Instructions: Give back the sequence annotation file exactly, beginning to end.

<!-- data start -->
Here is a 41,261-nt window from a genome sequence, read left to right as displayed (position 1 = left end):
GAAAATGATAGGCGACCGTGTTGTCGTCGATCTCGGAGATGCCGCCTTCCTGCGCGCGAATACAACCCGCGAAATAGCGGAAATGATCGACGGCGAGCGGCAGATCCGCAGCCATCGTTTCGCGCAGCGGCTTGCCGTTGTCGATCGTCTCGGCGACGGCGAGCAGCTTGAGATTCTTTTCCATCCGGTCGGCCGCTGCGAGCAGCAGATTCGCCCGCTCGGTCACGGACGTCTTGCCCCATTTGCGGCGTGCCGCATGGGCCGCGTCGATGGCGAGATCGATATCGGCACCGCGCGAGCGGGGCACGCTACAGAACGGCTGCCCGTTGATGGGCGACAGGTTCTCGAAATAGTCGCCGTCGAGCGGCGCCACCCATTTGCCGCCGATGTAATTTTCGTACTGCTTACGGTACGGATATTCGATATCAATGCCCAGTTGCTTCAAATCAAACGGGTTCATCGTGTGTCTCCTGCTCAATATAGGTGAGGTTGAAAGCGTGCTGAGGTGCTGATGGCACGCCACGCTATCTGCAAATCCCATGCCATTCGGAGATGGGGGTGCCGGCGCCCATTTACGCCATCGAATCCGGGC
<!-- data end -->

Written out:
Here is a 41,261-nt window from a genome sequence, read left to right as displayed (position 1 = left end):
GAAAATGATAGGCGACCGTGTTGTCGTCGATCTCGGAGATGCCGCCTTCCTGCGCGCGAATACAACCCGCGAAATAGCGGAAATGATCGACGGCGAGCGGCAGATCCGCAGCCATCGTTTCGCGCAGCGGCTTGCCGTTGTCGATCGTCTCGGCGACGGCGAGCAGCTTGAGATTCTTTTCCATCCGGTCGGCCGCTGCGAGCAGCAGATTCGCCCGCTCGGTCACGGACGTCTTGCCCCATTTGCGGCGTGCCGCATGGGCCGCGTCGATGGCGAGATCGATATCGGCACCGCGCGAGCGGGGCACGCTACAGAACGGCTGCCCGTTGATGGGCGACAGGTTCTCGAAATAGTCGCCGTCGAGCGGCGCCACCCATTTGCCGCCGATGTAATTTTCGTACTGCTTACGGTACGGATATTCGATATCAATGCCCAGTTGCTTCAAATCAAACGGGTTCATCGTGTGTCTCCTGCTCAATATAGGTGAGGTTGAAAGCGTGCTGAGGTGCTGATGGCACGCCACGCTATCTGCAAATCCCATGCCATTCGGAGATGGGGGTGCCGGCGCCCATTTACGCCATCGAATCCGGGC